Australia’s Great Barrier Reef is currently undergoing its most severe coral bleaching episode in recorded history, new data and images show. Bleaching occurs when water temperatures rise too much and corals defensively expel the symbiotic and colorful algae that helps them survive.
Results from a scientific aerial survey currently underway indicate that more than 40 percent of the 2300 km (1430 mi)–long reef system has been damaged by bleaching over the past several weeks. In the northern section where it is the worst, bleaching rates have hit 95 percent, with just 4 of the 520 reefs surveyed so far remaining healthy.
Scientists who have dedicated their careers to studying the reef and its ecosystem say the current bleaching is unprecedented, and perhaps unrecoverable. The emotion in their responses so far has been palpable.
“I witnessed a sight underwater that no marine biologist, and no person with a love and appreciation for the natural world for that matter, wants to see,” said Australian coral scientist Jodie Rummer in a statement, after spending more than a month at a monitoring station in the Great Barrier Reef.
Though corals comprise only about 0.2 percent of the global oceans, they support perhaps a quarter of all marine species. There’s about 400 years of coral growth rings in the Great Barrier Reef, though no evidence of widespread bleaching before 1998. The current bleaching is the third major episode since then, and the worst yet—driven by the record-setting El Niño and steadily increasing ocean temperatures triggered by human-caused climate change.
“What we’re seeing now is unequivocally to do with climate change,” Justin Marshall, a reef scientist from the University of Queensland, told the Australian Broadcasting Corporation. Nick Heath, a representative of the World Wildlife Fund in Brisbane, Australia, lamented that “we have been so complacent on this issue for so long” in an interview with the Australian Broadcasting Corporation. He added that he hopes the current mass bleaching would “trigger us out of our complacency.”
“This will change the Great Barrier Reef forever,” Terry Hughes, the Australian coral scientist who has been conducting the aerial survey, told the Australian Broadcasting Corporation. Hughes said the bleaching was his “worst nightmare” and expects about half the affected coral to die in the coming months. “This has been the saddest research trip of my life,” he said in a statement. More than sadness, though, Hughes said he feels anger at the Australian government, who he thinks should have acted sooner to prevent the current situation.
For their part, the Great Barrier Reef Marine Park Authority, the governmental body responsible for protecting the reef through restrictions on fishing, coastal development, and other commercial activity, has elevated its bleaching alert to the highest level, which will allow for ramped up monitoring over the coming months. Greg Hunt, the divisive Australian Minister for the Environment, who has advocated funding cuts for climate science, downplayed the role of climate change in the bleaching. In 2015, Hunt approved a major expansion of an existing coal port adjacent to the reef that would require potentially damaging dredging near the reef.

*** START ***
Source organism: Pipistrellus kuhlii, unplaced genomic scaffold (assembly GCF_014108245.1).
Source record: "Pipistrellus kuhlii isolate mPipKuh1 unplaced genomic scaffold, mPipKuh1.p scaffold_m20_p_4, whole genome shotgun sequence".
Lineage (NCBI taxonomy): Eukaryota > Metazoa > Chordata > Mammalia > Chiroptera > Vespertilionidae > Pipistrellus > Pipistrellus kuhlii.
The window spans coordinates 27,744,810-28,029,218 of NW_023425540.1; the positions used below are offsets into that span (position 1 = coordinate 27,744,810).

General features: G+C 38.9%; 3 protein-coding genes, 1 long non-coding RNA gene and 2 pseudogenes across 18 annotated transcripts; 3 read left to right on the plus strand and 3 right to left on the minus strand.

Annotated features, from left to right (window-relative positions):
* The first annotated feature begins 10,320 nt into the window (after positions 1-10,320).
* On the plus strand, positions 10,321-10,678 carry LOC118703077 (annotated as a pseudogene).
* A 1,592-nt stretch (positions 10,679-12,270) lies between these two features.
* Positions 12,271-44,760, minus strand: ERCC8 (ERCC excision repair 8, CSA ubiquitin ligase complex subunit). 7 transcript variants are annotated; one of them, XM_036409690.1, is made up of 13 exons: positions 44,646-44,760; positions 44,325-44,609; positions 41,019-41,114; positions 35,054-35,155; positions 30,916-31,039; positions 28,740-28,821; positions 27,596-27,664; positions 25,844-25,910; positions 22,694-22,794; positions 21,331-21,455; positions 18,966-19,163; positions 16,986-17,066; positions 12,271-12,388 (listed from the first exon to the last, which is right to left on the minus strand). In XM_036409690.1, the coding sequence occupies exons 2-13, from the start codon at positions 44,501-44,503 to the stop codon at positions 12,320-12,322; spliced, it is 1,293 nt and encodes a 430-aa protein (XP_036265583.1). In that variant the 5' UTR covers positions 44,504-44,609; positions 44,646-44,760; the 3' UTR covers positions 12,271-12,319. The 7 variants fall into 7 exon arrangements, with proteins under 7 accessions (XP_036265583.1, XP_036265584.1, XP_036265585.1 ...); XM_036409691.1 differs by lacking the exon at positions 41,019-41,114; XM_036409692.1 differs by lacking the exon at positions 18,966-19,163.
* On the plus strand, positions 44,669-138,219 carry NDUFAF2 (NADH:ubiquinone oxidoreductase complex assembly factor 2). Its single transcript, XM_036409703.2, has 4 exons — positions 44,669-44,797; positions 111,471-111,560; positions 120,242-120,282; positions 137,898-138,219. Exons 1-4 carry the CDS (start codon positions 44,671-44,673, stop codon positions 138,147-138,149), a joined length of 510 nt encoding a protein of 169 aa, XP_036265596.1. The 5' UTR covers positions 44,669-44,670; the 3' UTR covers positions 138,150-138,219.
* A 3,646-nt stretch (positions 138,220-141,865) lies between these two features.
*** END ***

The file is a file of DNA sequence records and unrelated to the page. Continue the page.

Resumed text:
Coral bleaching has long been considered one of the most certain consequences of climate change. While a bleached reef appears dead, it can recover if water temperatures fall quickly enough to allow the expelled algae to recolonize the reef. If that doesn’t happen, the affected corals may still recover by rebuilding the reef entirely, but that process could take decades or longer. Problem is, given global warming, bleaching events are occurring more rapidly, and corals don’t have a chance to adequately recover before the problematic conditions happen again. There are scientists working to speed up the reef’s recovery time, including Hawaii-based Ruth Gates, who is using a technique known as “assisted evolution” to try to breed more resilient coral species. There are also emerging coral-farming techniques, in which lab-grown corals could be transplanted back into the wild. In virtually all climate change scenarios, annual coral bleaching will approach 100 percent within the next 60 years or so, but more rapid carbon-emission cuts at the global level may buy these techniques a few more decades to improve corals’ survival chances.
The current bleaching episode isn’t just confined to Australian waters—corals worldwide are suffering from what’s become the longest-lasting global bleaching event on record. Kim Cobb, a coral scientist at Georgia Tech University, departed on Monday for Kiritimati (Christmas Island), an atoll that is part of the Republic of Kiribati, where she will conduct an assessment of the reefs there.* On Twitter, she said she was “not emotionally prepared” for what she’ll find when she arrives. Last weekend, her colleague Danielle Claar said even pristine sites there now have about 75 percent mortality. Data points like these are coming in from all over the world.
Coral reefs are canaries in the coal mine of climate change: Their visually obvious reaction to warming waters indicate that the changes currently happening are serious, and have impacts that reverberate beyond what we can see, too. Coral bleaching and record-low Arctic sea ice are leading indicators that we’re rapidly leaving behind the stable climate we’ve enjoyed for the last few million years. If the loss of the Great Barrier Reef doesn’t shock us into action, I’m not sure what will.
Correction, March 30, 2016: A previous version of this post incorrectly referenced the location of Christmas Island, where coral reef studies are taking place. There are actually two Christmas Islands: one is a territory of Australia in the Indian Ocean, the other is part of the Republic of Kiribati, south of Hawaii. The coral reef studies are taking place in the latter.